Neoadjuvant CapeOx therapy followed by sphincter-preserving surgery for lower rectal cancer

Taishi Hata, Hidekazu Takahashi, Daisuke Sakai, Naotsugu Haraguchi, Junichi Nishimura, Toshihiro Kudo, Matsuda Chu, Ichiro Takemasa, Satoh Taroh, Tsunekazu Mizushima, Yuichiro Doki, Masaki Mori

Research output: Contribution to journalArticlepeer-review

4 Citations (Scopus)

Abstract

Purpose: This retrospective study investigates the safety of neoadjuvant chemotherapy with oxaliplatin capecitabine (CapeOx), followed by laparoscopic surgery, for lower rectal cancer, and its efficacy in preserving the sphincter. Methods: Ten patients with diagnosed lower rectal cancer received three or four cycles of neoadjuvant CapeOx chemotherapy, prior to undergoing low anterior resection or intersphincteric resection, with total mesorectal excision. The primary outcomes were R0 resection and the rate of sphincter preservation. Results: Nine patients completed CapeOx as scheduled and a partial response was achieved in four; thus, the overall response rate was 40% (n = 4/10). After surgical intervention, 80% of tumors displayed downstaging. Postoperative anastomosis leakage developed in one patient. The distance from the anal verge to the tumor increased by 60% (median 1.5 cm) after CapeOx treatment. The anal sphincter was preserved in all patients and all pathological distal and radial margins were negative (R0 resections). A pathological complete response was achieved in one patient. Conclusions: Neoadjuvant CapeOx chemotherapy is a promising approach, because it extended the distance from the anus to the tumor. Subsequent laparoscopic intervention for advanced lower rectal cancer could allow for safe preservation of the sphincter.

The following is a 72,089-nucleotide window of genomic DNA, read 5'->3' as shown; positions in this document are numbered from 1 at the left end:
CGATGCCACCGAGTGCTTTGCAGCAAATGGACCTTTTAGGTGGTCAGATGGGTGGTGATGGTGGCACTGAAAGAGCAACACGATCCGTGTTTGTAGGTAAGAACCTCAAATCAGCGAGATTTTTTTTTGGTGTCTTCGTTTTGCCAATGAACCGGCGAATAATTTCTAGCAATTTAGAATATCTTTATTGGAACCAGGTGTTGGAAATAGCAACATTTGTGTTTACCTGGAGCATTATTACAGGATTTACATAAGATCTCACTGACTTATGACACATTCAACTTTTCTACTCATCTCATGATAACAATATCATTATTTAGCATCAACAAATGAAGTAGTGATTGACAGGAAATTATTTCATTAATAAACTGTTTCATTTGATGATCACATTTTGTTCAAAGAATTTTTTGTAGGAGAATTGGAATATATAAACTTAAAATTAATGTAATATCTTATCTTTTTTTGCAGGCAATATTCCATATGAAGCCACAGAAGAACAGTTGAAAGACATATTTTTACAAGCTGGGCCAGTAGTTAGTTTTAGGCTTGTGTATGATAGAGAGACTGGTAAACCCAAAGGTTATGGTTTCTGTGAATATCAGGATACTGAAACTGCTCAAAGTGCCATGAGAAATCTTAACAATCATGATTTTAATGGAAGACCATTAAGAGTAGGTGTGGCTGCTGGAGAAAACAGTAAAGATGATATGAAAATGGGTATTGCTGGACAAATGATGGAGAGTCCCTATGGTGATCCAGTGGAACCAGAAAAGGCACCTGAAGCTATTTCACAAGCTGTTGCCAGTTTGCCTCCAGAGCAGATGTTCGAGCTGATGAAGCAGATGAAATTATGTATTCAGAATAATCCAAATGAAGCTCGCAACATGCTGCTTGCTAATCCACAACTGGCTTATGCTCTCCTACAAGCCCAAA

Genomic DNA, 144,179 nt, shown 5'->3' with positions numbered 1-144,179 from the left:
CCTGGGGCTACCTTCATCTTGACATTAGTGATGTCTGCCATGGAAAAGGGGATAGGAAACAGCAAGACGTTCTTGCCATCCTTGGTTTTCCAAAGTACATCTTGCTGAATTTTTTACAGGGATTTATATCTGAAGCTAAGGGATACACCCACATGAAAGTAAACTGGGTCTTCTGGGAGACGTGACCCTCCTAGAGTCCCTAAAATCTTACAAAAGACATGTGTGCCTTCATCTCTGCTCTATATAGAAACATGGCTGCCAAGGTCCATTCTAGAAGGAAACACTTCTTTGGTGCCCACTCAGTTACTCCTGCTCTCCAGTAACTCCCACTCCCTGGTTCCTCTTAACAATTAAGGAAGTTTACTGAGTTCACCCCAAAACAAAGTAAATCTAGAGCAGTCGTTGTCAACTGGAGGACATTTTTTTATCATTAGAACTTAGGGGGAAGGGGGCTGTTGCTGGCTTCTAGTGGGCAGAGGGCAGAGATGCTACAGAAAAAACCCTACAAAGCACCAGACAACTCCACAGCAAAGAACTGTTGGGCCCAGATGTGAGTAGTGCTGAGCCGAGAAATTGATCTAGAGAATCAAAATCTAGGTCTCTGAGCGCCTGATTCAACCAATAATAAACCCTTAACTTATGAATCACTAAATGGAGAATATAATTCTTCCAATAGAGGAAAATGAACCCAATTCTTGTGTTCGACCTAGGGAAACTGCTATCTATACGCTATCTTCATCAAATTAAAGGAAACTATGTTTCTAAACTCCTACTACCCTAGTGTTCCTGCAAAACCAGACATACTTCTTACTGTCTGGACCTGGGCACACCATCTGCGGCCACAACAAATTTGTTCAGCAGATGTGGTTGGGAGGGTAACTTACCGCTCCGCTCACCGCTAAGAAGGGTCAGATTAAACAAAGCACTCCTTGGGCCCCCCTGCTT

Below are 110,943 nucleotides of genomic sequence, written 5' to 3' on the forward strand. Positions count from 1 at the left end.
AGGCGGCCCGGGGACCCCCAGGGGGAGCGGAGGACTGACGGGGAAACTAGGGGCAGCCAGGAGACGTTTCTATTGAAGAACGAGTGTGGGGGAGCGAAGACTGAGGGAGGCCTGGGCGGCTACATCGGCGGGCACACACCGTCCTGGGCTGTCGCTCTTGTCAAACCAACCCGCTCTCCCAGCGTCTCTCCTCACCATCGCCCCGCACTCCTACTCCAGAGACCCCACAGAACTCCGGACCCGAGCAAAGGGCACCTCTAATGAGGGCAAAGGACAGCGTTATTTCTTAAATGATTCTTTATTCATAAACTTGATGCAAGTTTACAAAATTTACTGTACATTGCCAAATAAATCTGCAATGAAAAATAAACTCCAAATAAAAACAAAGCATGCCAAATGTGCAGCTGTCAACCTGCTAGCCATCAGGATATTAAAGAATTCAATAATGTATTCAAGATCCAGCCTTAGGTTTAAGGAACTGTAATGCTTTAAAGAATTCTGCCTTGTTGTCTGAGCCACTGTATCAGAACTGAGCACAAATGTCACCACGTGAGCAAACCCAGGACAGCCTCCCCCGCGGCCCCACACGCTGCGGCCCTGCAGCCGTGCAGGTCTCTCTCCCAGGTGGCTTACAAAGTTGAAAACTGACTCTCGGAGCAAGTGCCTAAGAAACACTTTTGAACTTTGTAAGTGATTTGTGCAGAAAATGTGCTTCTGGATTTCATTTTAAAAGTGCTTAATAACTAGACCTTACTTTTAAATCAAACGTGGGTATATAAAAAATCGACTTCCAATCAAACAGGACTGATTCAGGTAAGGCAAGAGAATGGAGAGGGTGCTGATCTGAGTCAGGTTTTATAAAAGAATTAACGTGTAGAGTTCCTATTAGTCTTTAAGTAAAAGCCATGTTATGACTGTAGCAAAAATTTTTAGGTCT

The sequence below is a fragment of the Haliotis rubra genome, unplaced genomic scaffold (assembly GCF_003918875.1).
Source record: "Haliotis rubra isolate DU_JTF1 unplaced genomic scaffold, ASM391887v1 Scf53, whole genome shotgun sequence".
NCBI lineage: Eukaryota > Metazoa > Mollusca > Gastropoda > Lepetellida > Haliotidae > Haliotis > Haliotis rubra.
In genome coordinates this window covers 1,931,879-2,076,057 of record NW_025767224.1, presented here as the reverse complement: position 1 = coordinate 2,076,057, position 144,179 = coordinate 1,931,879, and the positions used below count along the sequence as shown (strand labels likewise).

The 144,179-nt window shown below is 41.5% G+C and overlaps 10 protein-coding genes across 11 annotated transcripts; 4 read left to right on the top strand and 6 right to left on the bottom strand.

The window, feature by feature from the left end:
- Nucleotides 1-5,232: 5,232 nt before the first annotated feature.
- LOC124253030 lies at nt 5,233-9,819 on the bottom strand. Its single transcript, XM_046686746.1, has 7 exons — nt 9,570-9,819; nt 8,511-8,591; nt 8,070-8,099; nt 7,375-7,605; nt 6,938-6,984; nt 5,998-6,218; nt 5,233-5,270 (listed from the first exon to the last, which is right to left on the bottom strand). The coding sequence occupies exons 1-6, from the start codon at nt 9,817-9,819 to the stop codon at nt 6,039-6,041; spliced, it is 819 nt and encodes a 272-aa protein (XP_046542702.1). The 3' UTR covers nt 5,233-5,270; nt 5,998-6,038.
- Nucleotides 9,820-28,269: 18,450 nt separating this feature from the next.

Original languageEnglish
Pages (from-to)1372-1377
Number of pages6
JournalSurgery today
Volume47
Issue number11
DOIs
Publication statusPublished - Nov 1 2017
Externally publishedYes

All Science Journal Classification (ASJC) codes

  • Surgery

Fingerprint Dive into the research topics of 'Neoadjuvant CapeOx therapy followed by sphincter-preserving surgery for lower rectal cancer'. Together they form a unique fingerprint.

Cite this